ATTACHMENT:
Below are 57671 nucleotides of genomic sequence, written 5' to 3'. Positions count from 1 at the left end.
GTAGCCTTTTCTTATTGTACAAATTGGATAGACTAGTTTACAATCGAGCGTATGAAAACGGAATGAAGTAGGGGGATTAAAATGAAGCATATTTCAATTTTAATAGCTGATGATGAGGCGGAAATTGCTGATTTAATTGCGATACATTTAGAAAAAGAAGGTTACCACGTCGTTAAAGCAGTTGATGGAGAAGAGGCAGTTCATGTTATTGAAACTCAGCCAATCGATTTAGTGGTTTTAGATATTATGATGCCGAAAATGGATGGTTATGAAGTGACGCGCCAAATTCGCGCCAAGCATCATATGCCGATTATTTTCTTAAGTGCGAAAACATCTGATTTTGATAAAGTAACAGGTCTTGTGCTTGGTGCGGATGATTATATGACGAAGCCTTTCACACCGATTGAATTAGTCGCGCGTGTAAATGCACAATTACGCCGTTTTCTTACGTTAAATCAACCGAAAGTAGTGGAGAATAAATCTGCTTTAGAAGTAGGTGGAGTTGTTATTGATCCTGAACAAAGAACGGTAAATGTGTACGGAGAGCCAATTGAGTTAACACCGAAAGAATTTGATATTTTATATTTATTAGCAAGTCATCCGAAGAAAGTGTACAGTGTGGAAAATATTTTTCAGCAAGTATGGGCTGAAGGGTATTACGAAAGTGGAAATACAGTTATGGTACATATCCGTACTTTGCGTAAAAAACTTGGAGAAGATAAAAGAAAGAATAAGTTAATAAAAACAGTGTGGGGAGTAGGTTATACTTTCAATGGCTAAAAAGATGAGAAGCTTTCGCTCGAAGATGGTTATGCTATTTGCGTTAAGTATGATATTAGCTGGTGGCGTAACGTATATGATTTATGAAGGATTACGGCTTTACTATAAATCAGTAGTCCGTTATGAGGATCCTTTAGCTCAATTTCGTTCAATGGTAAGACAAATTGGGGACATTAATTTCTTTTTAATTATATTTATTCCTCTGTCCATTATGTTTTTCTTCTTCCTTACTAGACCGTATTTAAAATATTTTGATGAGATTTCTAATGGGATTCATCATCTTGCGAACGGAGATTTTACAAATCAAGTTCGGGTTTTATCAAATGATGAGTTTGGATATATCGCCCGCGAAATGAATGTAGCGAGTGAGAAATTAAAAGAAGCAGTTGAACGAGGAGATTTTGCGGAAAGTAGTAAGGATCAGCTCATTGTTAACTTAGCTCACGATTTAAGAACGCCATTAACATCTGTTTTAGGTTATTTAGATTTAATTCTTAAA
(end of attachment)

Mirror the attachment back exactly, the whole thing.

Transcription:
Below are 57671 nucleotides of genomic sequence, written 5' to 3'. Positions count from 1 at the left end.
GTAGCCTTTTCTTATTGTACAAATTGGATAGACTAGTTTACAATCGAGCGTATGAAAACGGAATGAAGTAGGGGGATTAAAATGAAGCATATTTCAATTTTAATAGCTGATGATGAGGCGGAAATTGCTGATTTAATTGCGATACATTTAGAAAAAGAAGGTTACCACGTCGTTAAAGCAGTTGATGGAGAAGAGGCAGTTCATGTTATTGAAACTCAGCCAATCGATTTAGTGGTTTTAGATATTATGATGCCGAAAATGGATGGTTATGAAGTGACGCGCCAAATTCGCGCCAAGCATCATATGCCGATTATTTTCTTAAGTGCGAAAACATCTGATTTTGATAAAGTAACAGGTCTTGTGCTTGGTGCGGATGATTATATGACGAAGCCTTTCACACCGATTGAATTAGTCGCGCGTGTAAATGCACAATTACGCCGTTTTCTTACGTTAAATCAACCGAAAGTAGTGGAGAATAAATCTGCTTTAGAAGTAGGTGGAGTTGTTATTGATCCTGAACAAAGAACGGTAAATGTGTACGGAGAGCCAATTGAGTTAACACCGAAAGAATTTGATATTTTATATTTATTAGCAAGTCATCCGAAGAAAGTGTACAGTGTGGAAAATATTTTTCAGCAAGTATGGGCTGAAGGGTATTACGAAAGTGGAAATACAGTTATGGTACATATCCGTACTTTGCGTAAAAAACTTGGAGAAGATAAAAGAAAGAATAAGTTAATAAAAACAGTGTGGGGAGTAGGTTATACTTTCAATGGCTAAAAAGATGAGAAGCTTTCGCTCGAAGATGGTTATGCTATTTGCGTTAAGTATGATATTAGCTGGTGGCGTAACGTATATGATTTATGAAGGATTACGGCTTTACTATAAATCAGTAGTCCGTTATGAGGATCCTTTAGCTCAATTTCGTTCAATGGTAAGACAAATTGGGGACATTAATTTCTTTTTAATTATATTTATTCCTCTGTCCATTATGTTTTTCTTCTTCCTTACTAGACCGTATTTAAAATATTTTGATGAGATTTCTAATGGGATTCATCATCTTGCGAACGGAGATTTTACAAATCAAGTTCGGGTTTTATCAAATGATGAGTTTGGATATATCGCCCGCGAAATGAATGTAGCGAGTGAGAAATTAAAAGAAGCAGTTGAACGAGGAGATTTTGCGGAAAGTAGTAAGGATCAGCTCATTGTTAACTTAGCTCACGATTTAAGAACGCCATTAACATCTGTTTTAGGTTATTTAGATTTAATTCTTAAA